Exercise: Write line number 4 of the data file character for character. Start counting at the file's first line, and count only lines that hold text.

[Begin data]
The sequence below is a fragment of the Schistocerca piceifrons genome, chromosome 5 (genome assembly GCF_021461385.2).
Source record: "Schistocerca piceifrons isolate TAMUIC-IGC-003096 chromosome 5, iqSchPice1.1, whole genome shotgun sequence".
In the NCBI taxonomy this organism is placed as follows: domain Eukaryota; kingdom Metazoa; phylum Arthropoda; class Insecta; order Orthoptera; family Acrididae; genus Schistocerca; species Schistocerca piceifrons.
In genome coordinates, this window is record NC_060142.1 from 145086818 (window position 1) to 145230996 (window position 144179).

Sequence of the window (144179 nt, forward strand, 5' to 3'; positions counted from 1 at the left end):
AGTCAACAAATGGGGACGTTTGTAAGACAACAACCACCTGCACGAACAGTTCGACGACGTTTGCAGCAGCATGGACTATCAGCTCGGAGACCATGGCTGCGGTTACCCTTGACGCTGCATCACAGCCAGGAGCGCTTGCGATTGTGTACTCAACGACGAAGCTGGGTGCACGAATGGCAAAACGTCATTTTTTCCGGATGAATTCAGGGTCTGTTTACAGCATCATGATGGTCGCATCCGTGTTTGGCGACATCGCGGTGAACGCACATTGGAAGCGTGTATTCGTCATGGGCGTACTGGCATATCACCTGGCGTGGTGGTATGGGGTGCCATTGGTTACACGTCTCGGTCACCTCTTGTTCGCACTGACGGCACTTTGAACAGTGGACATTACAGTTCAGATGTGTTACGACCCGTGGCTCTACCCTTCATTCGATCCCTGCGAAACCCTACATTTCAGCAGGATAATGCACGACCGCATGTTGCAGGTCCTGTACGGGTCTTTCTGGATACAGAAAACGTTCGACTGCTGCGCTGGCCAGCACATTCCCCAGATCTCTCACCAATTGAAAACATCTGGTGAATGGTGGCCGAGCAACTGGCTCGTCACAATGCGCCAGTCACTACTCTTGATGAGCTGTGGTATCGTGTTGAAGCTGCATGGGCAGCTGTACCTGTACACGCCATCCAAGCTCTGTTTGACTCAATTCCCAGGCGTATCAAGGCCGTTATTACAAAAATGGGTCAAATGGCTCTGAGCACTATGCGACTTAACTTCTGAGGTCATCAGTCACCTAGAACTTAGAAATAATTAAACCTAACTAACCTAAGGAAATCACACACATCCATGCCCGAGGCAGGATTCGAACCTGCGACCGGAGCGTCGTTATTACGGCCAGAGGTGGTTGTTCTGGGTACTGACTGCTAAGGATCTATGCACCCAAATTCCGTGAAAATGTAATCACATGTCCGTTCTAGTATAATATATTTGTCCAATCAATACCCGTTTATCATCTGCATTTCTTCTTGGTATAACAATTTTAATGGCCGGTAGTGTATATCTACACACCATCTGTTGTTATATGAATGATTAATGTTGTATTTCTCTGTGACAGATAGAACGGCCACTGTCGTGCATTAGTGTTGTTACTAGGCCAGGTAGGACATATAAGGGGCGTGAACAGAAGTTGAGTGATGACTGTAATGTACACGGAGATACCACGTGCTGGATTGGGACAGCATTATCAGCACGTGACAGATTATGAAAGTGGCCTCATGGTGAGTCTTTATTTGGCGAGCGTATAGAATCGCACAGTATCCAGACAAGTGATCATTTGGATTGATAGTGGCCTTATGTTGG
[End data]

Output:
In genome coordinates, this window is record NC_060142.1 from 145086818 (window position 1) to 145230996 (window position 144179).